Think of the possibilities here. There have always been suggestions that “The USA via the CIA” had been (wonderful melody) instrumental in the dismissal of Australian Prime Minister Gough Whitlam. Why go to so much trouble? The way Australia is interpreting its own constitution, all a future U.S. Government would have to do is confer U.S. citizenship on the Prime Minister of Australia and he would be forced to resign. But this would be the intentional “weaponization of citizenship”. (But, the FATCA is that: the USA would NEVER use citizenship as a weapon now, would it?) Australia has already surrendered much of its sovereignty to the United States through a combination of the FATCA IGA and the “savings clause” in the Australia U.S. Tax Treaty.
It’s worse than you think. The problem extends to the ongoing changes in the citizenship laws of other nations
What about the change in one country’s citizenship laws conferring citizenship on an Australian citizen without his/her knowing about it?
For example, Canada has made significant amendments to its citizenship laws in 2009 and 2016. In both cases Canadian citizenship was conferred on people who did NOT have Canadian citizenship. One example is that prior to 1977, a person born abroad to a married couple where the father was NOT Canadian (say Australian) and the mother was Canadian would NOT have become Canadian by descent. In 2009 people in these circumstances were given Canadian citizenship. What if a person affected by this was in the Australian Senate in 2009 when the Canadian law was changed.
Would that person be forced to resign?
Can the citizenship of country A be forcibly imposed on a resident of country B who has NEITHER ACCEPTED NOR ACKNOWLEDGED THAT CITIZENSHIP?
In an earlier post I explained why the Canada Revenue Agency assisted the IRS in collecting a $133,000 U.S. dollar penalty on a Canadian resident. The bottom line was that he was presumably NOT a Canadian citizen and therefore did NOT have the benefits of the tax treaty. This post is to explain where the penalty came from in the first place.
Will you walk into my parlour?’ – #Americansabroad and IRS “amnesty” offers in the 2009 #OVDP
It has been widely reported that a U.S. citizen residing in Toronto, Canada since 1971, paid a $133,000 U.S. dollar penalty for failing to file IRS forms disclosing that he was running a business through a Canadian corporation. How did this fly get caught in the spider’s web?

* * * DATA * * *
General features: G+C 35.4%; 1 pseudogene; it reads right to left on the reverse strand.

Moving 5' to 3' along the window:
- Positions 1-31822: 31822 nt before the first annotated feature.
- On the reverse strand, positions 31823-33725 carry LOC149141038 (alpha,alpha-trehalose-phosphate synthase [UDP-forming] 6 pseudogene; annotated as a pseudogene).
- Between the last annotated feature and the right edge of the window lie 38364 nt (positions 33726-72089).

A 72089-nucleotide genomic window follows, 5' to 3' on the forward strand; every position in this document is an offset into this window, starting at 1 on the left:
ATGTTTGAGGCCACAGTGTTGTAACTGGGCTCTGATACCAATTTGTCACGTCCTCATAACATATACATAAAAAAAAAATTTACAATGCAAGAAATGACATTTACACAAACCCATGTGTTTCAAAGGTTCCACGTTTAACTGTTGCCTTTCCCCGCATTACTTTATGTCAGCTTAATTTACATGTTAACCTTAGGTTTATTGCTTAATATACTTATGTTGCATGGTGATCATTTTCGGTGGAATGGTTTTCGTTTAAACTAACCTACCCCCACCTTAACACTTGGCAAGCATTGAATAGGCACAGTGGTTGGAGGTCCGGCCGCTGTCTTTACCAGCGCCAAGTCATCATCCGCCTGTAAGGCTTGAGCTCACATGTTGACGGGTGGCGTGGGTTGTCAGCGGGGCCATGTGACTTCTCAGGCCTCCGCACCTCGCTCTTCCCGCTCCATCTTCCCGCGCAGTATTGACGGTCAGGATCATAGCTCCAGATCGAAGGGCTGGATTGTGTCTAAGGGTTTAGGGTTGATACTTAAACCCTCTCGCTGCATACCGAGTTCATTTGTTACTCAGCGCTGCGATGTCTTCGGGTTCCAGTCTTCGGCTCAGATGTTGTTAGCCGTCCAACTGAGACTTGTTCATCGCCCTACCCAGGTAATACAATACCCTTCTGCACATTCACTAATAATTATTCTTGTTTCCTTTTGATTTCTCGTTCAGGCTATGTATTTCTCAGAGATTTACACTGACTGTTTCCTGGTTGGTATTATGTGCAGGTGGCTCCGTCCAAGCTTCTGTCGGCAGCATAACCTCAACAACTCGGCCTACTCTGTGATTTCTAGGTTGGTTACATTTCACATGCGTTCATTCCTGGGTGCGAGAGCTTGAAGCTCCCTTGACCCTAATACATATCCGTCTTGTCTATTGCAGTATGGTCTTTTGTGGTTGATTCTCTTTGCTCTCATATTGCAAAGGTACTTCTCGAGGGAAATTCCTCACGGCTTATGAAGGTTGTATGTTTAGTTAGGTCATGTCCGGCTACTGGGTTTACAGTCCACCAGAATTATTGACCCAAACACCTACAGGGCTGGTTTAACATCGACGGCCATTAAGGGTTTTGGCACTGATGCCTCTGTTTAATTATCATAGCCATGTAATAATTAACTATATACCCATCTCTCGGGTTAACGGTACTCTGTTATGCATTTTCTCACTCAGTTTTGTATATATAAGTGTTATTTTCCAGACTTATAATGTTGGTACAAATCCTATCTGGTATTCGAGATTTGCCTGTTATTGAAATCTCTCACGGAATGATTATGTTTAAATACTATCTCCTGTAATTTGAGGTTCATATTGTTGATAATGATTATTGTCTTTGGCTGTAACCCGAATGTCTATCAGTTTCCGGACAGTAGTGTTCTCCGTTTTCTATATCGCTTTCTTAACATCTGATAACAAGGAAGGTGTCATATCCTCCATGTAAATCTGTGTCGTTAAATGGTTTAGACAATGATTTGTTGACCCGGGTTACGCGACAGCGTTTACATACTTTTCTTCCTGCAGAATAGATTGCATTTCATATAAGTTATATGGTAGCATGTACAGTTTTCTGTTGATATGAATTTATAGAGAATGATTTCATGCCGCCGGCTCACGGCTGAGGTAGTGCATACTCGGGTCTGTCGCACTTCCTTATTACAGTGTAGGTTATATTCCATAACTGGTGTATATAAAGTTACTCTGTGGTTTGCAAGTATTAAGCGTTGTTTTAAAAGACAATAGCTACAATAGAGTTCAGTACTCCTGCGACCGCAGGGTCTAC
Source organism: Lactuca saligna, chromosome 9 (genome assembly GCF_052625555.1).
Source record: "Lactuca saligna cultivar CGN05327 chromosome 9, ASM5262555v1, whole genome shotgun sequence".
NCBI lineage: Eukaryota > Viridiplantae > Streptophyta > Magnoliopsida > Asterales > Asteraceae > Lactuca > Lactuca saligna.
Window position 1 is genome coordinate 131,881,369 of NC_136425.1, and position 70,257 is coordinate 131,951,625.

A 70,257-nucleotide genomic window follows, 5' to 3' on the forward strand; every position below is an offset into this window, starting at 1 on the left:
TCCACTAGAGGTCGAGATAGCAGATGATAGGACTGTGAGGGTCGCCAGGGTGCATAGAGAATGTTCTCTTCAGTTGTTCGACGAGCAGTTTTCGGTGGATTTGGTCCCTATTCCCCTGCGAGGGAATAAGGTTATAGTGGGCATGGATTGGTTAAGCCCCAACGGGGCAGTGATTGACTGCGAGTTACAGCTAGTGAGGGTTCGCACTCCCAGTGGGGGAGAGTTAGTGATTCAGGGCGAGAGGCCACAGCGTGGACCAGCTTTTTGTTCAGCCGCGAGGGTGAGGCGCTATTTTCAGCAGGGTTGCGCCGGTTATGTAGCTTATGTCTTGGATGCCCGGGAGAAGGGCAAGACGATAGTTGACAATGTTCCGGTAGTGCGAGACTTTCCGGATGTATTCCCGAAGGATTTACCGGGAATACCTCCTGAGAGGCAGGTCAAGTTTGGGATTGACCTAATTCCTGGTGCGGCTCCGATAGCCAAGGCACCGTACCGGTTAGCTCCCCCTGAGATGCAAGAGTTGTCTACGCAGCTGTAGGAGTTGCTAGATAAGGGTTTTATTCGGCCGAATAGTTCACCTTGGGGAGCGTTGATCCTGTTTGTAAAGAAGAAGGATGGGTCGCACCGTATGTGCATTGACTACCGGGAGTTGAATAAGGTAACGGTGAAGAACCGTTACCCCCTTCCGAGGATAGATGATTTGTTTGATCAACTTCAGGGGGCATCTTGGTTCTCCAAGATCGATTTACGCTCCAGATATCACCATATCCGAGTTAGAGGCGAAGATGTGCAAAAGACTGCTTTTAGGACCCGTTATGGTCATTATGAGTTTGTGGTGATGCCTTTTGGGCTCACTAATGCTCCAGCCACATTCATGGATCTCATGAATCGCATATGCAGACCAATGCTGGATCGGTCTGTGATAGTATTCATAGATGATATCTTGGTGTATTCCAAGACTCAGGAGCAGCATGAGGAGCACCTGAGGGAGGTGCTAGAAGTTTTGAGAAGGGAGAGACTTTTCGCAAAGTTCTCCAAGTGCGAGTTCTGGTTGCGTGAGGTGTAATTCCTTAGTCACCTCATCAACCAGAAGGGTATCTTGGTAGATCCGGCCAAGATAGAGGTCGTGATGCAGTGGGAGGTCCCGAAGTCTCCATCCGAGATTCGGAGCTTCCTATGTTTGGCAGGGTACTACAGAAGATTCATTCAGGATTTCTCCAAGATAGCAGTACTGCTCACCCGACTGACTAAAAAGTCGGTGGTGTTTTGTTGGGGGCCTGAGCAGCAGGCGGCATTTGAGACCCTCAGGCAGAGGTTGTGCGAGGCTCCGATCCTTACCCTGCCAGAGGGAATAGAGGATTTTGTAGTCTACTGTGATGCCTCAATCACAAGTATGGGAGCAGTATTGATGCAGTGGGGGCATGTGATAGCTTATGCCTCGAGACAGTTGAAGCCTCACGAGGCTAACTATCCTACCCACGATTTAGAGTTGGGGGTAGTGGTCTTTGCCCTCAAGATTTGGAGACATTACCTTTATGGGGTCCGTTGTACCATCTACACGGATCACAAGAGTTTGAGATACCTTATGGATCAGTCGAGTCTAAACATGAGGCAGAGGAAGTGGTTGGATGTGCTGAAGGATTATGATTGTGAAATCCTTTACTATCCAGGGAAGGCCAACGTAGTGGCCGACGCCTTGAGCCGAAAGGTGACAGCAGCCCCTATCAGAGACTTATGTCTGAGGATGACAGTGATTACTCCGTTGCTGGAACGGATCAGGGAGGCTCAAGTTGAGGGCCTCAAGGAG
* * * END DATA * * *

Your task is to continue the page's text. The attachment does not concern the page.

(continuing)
The Spider and the Fly is a poem by Mary Howitt (1799–1888), published in 1829. The first line of the poem is “‘Will you walk into my parlour?’ said the Spider to the Fly.” The story tells of a cunning Spider who ensnares a naïve Fly through the use of seduction and flattery. The poem is a cautionary tale against those who use flattery and charm to disguise their true evil intentions.
Can the common law “revenue rule” be used to stop the enforcement of U.S. “citizenship taxation” on non-U.S. residents?
What the United States calls “citizenship taxation” is actually U.S. taxation of certain citizens and residents of other countries. The U.S. claims the right to impose full U.S. taxation on the “world income” of certain people who do NOT even live in the United States.
Prologue: In August of 2017 it was widely reported that the Canada Revenue Agency had assisted the IRS in enforcing a massive penalty ON A CANADIAN RESIDENT levied under the U.S. Internal Revenue Code. The penalty was imposed on that Canadian resident was for failing to report to the IRS, that he had been carrying on a Canadian business, through a Canadian Controlled Private Corporation. At the time of collection, the penalty was for approximately $133,000 U.S. dollars!
Q. How did this happen? A. He entered the 2009 IRS OVDP (“Offshore Voluntary Disclosure Program”). Those who entered #OVDP were basically “signing up” to pay penalties to the IRS. Those interested in reading about the horrific treatment of another Canadian resident, who tried to “do the right thing” by entering OVDP should read this.
Federal Tax Crimes: Court Sustains $10,000 Per Year § 6038(b) Penalty https://t.co/cx26P98rDV – imposed on U.S. citizen residing in Canada
There’s no question with renunciation (Immigration and Nationalities Act, s. 349(a)(5)). You are relinquishing your citizenship and notifying the US government of it at the same time, and that’s the date your US citizenship ends.
But what if you relinquished your citizenship by a different method of INS, s. 349(a), such as taking citizenship in another country with the intent to relinquish your US citizenship (349(a)(1))?
The State Department is clear. No matter when you notify the US govt of your relinquishment, once your CLN application is approved, your US citizenship ended on the date you actually relinquished it (that is the date your performed the relinquishing act, eg. naturalised as a citizen of another country — this date is indicated as your expatriation date on the the CLN.)
The IRS, however, according to s. 877A(g)(4) of the US Tax Code, considers the date of your relinquishment for IRS purposes is not the date of your actual relinquishment but the date you notified the US government of it (your consulate meeting). This was not the case prior to 2004, however [the relevant section was 7701(n) in 2004 and it was replaced by 877A in 2008].
So, what if you relinquished your US citizenship long ago, but only recently learned of US law and policy changes which make it important to be able to prove you are not a US citizen, and wish to obtain Certificate of Loss of Nationality (a document you probably never even heard of before)? What if the current law regarding IRS and citizenship termination did not exist at the time you relinquished? Logic leads one to the conclusion that laws passed after a person ceases to be a citizen are irrelevant. The IRS has never made a definitive statement on this issue, however their instructions for the 8854 (expatriation tax form) are only directed at people with expatriation dates “after June 3, 2004.”